Think about it– do you really need to throw a fucking “pamper party” for your 6-year-old daughter? What kind of message are you sending by “treating” her to mani-pedis, facials and makeup treatments? If you have to push the beauty thing,  how about teaching her that eating healthily, running around in the fresh air, and being a good person will keep you beautiful forever?  I may not be a dab hand with makeup brush or a set of GHDs, but I can teach my daughter how to use a drill, how to build a campfire and the best way to choke up on a bat so she can hit a line drive.

Women’s rights are being eroded in the USA. Here in the UK, teenage girls are at the highest risk for domestic violence in relationships.   Many of us are too aware of the horrors that girls  face around the world of things like FGM, forced marriages, honour killings, forced abortions, and education being restricted or denied to them. Why the fuck is Julie Andrews giving them princess tips? How fucking relevant is that to anyone?

Here’s my tips on being a modern-day girl:

*Speak up, and speak up often.

*Intelligence is priceless.

*It’s okay to get dirty, because dirt washes off.

*Read loads of stuff about all kinds of women.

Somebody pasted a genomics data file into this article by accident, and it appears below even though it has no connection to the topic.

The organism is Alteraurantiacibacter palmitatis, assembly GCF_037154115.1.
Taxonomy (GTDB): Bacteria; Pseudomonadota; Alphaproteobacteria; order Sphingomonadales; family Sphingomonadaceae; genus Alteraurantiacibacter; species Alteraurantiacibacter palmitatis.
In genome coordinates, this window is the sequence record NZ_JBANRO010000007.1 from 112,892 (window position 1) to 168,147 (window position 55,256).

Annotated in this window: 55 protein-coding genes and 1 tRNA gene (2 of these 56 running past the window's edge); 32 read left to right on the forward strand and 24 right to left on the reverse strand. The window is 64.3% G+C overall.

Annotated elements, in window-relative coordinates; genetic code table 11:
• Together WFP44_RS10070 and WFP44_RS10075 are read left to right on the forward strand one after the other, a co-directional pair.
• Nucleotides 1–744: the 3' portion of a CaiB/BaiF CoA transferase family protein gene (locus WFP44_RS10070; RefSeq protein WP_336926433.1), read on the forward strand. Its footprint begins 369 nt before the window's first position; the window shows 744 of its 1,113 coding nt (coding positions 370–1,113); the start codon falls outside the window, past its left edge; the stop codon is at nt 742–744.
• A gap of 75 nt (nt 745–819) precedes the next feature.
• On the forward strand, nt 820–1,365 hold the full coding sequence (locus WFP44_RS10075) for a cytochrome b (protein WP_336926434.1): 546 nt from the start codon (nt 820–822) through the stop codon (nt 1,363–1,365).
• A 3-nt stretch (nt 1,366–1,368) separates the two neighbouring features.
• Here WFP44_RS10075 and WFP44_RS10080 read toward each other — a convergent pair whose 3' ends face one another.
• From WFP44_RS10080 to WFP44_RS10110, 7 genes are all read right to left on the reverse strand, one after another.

*Science kicks butt.  Learn it.

*Like all the girlie stuff you want, but only because you really like it, not because it’s expected of you.

*Create as well as patronise.

*Learn to use tools. You never know when you may have to put together a lawnmower. You can’t do a goddamned thing with a “magic wand.”

*Be practical. Flightiness has a very small “cute” window.

*You are beautiful because you are you, not because of the shit you wear or plaster on your face.

National Princess Week is a cynical marketing ploy for Target and Disney to sell useless shit and bad ideas to impressionable little girls. Princesses have no power, no worth and are nothing but window dressing or baby factories. If there must be some “royal” angle there have been all kinds of kick-ass Queens from Boudicca, to Elizabeth the 1st, Cleopatra, Nefertiti and Latifah.

Our girls are experiencing some of the most narrow-minded marketing aimed at them and it really has to end. You know this shit isn’t right, it wasn’t done to you so don’t do it to them. Barbie may have had her detractors, but at least she did have a space suit– even if it was shiny pink and girls like me could dream of being astronauts too. That’s far more achievable than waiting someday for a prince to come.


6 thoughts on “If it ain’t Princess Leia or Xena, then f**k off.

  1. Here here. I have two seven year old sisters and I hate all of this princess nonsense. Luckily they have the imagination to play whatever games they want and are currently Harry Potter obsessed but the marketing of the Disney princess line is so pervasive and slick that you could put a tiara on a dog turd and they would put in on their Christmas list.

    1. Thanks everyone!
      The sad thing about all of this is that it limits girls’ options. I feel like my daughter who was born in January of this year has fewer options of what being female is about than I had.